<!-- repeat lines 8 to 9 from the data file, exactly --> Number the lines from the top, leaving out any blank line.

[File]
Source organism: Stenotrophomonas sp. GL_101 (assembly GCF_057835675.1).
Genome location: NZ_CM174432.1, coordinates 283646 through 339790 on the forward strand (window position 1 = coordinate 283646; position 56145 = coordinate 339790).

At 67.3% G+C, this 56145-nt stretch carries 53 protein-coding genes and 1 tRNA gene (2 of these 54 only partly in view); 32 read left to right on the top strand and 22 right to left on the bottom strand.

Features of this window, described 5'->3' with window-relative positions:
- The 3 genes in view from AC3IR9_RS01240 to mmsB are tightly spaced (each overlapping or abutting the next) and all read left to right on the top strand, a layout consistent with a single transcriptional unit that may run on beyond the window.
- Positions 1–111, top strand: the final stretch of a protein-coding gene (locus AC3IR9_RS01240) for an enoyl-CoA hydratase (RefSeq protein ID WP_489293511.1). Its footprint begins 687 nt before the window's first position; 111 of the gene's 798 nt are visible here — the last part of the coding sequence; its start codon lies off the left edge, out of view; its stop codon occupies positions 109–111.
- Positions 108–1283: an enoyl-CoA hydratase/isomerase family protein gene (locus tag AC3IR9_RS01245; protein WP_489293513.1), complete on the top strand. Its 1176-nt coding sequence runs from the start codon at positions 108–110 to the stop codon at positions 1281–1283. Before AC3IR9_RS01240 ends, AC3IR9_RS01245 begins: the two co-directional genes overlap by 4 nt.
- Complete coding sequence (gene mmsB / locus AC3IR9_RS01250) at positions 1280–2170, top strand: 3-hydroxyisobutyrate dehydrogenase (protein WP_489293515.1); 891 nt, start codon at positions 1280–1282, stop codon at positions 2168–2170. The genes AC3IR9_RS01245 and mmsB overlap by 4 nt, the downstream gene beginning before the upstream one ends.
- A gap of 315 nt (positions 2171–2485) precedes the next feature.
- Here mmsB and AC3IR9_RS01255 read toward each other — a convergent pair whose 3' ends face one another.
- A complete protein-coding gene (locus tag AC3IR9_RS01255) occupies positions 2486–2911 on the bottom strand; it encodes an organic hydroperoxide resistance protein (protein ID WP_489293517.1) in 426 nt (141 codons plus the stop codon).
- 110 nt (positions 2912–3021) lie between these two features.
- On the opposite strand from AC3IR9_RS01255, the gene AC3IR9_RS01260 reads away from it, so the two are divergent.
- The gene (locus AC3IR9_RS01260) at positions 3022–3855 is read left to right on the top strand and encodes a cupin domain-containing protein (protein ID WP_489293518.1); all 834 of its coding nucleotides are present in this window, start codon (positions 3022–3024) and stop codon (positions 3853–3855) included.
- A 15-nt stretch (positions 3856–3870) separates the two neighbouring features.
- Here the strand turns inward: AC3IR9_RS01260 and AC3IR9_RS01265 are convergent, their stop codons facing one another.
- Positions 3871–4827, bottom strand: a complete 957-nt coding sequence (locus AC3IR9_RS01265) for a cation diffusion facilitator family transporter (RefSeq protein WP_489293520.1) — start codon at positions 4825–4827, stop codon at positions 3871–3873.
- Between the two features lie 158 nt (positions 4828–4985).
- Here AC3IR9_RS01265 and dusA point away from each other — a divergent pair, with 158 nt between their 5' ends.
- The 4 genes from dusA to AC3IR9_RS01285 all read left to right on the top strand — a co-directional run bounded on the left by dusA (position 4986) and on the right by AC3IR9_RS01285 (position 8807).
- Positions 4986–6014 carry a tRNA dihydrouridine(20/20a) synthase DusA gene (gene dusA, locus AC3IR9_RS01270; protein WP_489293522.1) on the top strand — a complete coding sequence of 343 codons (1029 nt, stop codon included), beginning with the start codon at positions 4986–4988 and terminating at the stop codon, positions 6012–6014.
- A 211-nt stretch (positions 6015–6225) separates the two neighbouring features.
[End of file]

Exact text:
- Complete coding sequence (gene mmsB / locus AC3IR9_RS01250) at positions 1280–2170, top strand: 3-hydroxyisobutyrate dehydrogenase (protein WP_489293515.1); 891 nt, start codon at positions 1280–1282, stop codon at positions 2168–2170. The genes AC3IR9_RS01245 and mmsB overlap by 4 nt, the downstream gene beginning before the upstream one ends.
- A gap of 315 nt (positions 2171–2485) precedes the next feature.